Nine source holders in a ring-type geometry contain Cm-244 (curium 244, half-life of 18.1 years) with a total intensity of 50 millicuries. The curium is protected by a motor-driven shutter of 0.2 mm thick stainless steel blades and very thin (~200 nm thick) foils of alumina and VYNS. The alpha particles (of known energy) from the curium bombard the sample material. The particles interact with the sample in three ways. Elastically scattered alpha particles are picked up by the alpha particle detector. Protons from alpha-proton nuclear reactions are measured by the proton detector. The X-ray detector samples X-rays produced by excitation of the atomic structure by the alpha particles.

Details of the Alpha-Proton Detector

The silicon detectors for the alpha particles and protons are in a telescope arrangement. The front silicon detector has a thickness of 35 mm, which will completely stop alpha particles of energy 6.5 MeV or less. The maximum energy in the backscatter spectrum of Cm-244 is 5.80 MeV, so none of these backscattered alpha particles can reach the second detector. However, the first particle detector is transparent to protons with energies greater than 1.6 MeV. The second silicon detector is over 320 mm thick and will stop protons with energies up to 6 MeV. Both detectors register these protons and the sum of the signals will give the total proton energy. With the help of threshold discriminators and coincidence logic, events caused by alpha particles can be distinguished from events caused by protons and thus alpha spectra and proton spectra can be recorded separately. Low energy (less than 1.8 MeV) protons can register as alpha events, but the significant portion of the proton range is above 2 MeV and alpha events occur at a much higher rate than proton events so the alpha spectra is not noticeably altered. The thick detector also acts as an active anticoincidence shield against cosmic ray protons.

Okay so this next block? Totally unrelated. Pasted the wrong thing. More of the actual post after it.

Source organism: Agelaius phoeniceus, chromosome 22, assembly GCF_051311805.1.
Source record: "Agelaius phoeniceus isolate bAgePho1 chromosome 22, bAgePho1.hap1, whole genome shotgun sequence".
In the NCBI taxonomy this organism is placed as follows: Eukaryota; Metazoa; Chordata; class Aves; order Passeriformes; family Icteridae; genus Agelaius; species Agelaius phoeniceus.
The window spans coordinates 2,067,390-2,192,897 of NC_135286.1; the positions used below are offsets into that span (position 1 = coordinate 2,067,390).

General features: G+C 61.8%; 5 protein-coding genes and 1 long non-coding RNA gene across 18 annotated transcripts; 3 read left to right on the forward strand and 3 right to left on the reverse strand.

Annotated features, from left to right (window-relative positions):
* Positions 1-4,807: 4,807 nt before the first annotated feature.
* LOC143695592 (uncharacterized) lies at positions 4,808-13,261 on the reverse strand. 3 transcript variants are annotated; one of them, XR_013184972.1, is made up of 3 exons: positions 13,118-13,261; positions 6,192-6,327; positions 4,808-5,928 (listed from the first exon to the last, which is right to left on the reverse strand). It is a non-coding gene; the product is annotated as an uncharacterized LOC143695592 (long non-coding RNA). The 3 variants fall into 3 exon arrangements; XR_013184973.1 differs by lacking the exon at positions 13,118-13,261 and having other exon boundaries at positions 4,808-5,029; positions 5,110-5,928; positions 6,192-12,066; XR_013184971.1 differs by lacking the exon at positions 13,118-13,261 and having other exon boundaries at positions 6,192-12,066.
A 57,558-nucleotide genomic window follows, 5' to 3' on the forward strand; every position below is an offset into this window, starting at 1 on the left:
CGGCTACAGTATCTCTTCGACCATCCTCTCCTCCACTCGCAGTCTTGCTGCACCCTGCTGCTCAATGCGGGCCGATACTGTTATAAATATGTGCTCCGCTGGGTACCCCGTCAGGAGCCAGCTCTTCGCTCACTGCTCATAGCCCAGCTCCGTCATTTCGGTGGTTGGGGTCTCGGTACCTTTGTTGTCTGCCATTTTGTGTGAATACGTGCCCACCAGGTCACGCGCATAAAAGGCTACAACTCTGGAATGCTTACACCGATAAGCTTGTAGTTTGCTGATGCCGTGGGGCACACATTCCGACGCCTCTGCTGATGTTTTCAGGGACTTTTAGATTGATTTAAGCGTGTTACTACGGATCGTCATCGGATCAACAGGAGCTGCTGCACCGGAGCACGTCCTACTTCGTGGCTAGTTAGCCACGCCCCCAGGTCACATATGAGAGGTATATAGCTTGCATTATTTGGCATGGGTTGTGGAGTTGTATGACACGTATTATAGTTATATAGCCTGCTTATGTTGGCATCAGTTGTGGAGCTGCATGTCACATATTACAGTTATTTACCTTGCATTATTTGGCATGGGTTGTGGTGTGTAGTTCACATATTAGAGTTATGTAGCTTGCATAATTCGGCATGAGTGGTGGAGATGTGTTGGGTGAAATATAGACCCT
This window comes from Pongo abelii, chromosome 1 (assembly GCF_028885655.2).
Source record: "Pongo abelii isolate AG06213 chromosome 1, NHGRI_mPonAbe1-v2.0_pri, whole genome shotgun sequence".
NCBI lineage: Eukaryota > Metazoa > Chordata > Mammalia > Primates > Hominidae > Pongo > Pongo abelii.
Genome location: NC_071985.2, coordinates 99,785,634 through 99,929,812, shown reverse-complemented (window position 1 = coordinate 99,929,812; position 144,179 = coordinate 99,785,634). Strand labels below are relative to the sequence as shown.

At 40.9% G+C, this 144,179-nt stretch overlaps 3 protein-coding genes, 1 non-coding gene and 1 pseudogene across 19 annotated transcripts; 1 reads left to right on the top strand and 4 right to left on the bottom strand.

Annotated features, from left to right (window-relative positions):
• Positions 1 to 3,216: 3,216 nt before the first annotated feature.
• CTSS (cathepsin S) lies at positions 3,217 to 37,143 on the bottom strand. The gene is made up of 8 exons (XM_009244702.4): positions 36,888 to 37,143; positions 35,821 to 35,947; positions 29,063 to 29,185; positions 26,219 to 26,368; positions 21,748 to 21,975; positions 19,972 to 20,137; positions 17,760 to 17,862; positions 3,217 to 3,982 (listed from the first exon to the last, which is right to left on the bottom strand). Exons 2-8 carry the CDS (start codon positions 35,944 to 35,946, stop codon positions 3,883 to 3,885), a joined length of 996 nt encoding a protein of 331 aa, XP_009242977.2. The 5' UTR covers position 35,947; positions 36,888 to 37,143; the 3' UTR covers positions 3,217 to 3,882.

Details of the X-Ray Detector

The X-Ray instrument consists of a silicon PIN photodiode X-ray detector mounted on a beryllia substrate, the front end of a charge sensitive preamplifier, and a temperature sensor, enclosed in a hermetically sealed metal container filled with inert gas. A thin (8 micron) beryllium window in the front enables entry even for very low energy X-rays. A tungsten collimator assures the X-ray detector analyzes the same sample area as the alpha and proton detectors and shields the detector from the X-rays and other gamma-rays coming directly from the Cm-244 sources. The output from the first stage of the preamplifier is fed into the charge sensitive preamplifier sitting on top of the sensor head.